Romas Pakalnis’ deep respect for Lithuania’s and his homeland’s history was expressed on every occasion, whether it was visiting historical sites (such as the Battle of Grunwald and others), honouring the memory of the leaders and participants of the 1863 uprising, or taking care of and making well-reasoned proposals for the proper reburial of the remains of the representatives of the Radvila family, the nobles of the Grand Duchy of Lithuania, in Dubingiai, or bringing back from oblivion the old Kirkliai village cemetery (in Utena district), where his ancestors also rest.
Participating in meaningful activities was the meaning of Romas Pakalnis’ existence.
Romas Pakalnis was a sensitive and attentive person who deeply loved his country and the people around him. The breadth of his heart was indescribable – he could advise anyone, and his concern accompanied not just one person if they sought his help or advice. To Romas, everyone was equally important: from the forgetful elders leaving their homeland, unfortunately, to the still-remembered Lithuanian nobles, to the ordinary rural person, to his colleague or companion, and to high-ranking officials in positions of authority.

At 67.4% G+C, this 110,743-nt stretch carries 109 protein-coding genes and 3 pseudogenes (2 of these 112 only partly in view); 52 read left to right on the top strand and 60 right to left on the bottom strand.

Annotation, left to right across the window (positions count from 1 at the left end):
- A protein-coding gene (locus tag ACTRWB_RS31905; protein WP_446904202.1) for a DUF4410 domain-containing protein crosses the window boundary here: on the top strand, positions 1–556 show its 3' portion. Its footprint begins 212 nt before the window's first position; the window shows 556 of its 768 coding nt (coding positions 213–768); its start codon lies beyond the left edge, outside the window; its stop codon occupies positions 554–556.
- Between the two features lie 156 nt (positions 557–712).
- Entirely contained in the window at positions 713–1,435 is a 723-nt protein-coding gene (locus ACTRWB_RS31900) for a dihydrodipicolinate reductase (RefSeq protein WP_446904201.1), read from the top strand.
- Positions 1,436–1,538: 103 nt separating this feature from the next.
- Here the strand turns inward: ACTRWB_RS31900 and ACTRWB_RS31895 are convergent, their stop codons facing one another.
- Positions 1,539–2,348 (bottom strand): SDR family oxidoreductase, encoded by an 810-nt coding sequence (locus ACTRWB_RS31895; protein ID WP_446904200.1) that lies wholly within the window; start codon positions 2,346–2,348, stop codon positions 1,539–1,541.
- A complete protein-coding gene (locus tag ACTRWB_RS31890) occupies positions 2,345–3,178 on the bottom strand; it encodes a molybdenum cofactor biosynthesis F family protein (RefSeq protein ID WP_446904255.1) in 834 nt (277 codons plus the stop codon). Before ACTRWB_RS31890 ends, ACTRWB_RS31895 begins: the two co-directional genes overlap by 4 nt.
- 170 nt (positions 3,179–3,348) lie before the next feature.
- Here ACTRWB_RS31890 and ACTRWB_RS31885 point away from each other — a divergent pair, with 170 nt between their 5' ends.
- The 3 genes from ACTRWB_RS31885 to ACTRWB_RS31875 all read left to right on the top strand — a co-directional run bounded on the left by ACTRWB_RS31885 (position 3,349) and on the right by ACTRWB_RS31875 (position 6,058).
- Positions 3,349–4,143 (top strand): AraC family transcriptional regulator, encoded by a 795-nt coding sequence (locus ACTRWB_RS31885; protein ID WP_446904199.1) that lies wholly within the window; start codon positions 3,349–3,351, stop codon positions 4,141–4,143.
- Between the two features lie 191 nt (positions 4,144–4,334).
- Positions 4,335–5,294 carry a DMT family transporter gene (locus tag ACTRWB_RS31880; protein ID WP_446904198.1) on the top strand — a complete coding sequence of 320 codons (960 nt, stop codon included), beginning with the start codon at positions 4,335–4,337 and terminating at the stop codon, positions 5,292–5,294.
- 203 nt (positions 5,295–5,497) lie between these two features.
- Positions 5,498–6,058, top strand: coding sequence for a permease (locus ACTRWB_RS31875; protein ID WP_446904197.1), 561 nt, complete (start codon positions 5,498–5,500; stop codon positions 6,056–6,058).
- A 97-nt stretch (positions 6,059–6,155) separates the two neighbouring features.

Romas Pakalnis’s childhood trauma of Soviet soldiers threatening to shoot his mother near their homestead, the painful experiences of Lithuanian deportations, his encounter with the Soviet State Security special forces’ “hot breath on his neck,” and the rising idea of regaining independence in the Baltic countries were some of the significant reasons that prompted him to actively engage in the public movement of the Lithuanian Reform Movement (Lietuvos Persitvarkymo Sąjūdis). On 3 June 1988, at a gathering held in the Academy of Sciences Hall, Dr Romas Pakalnis was elected a Lithuanian Reform Movement’s Initiative Group member. Romas believed that “only a creative and working society can create a state, not a mourning and crying one. Let’s do it; it is our duty to create.” Much later, on the eve of 16 February 2018, Romas Pakalnis wrote, “I am thrilled that I had the opportunity to participate in creating and restoring the foundations of our state. I know when the Lithuanian drafts of laws were being prepared. While being in unfree Lithuania, we created and established the foundations of FREE LITHUANIA LAWS (including the basis of modern environmental law). <…> Working in the evenings, after work, without pay, only with the Security Service’s list of persons to be eliminated in the event of a successful Moscow coup…” Therefore, the Professor did not mourn but sincerely worked for his country, often leaving little time for his family.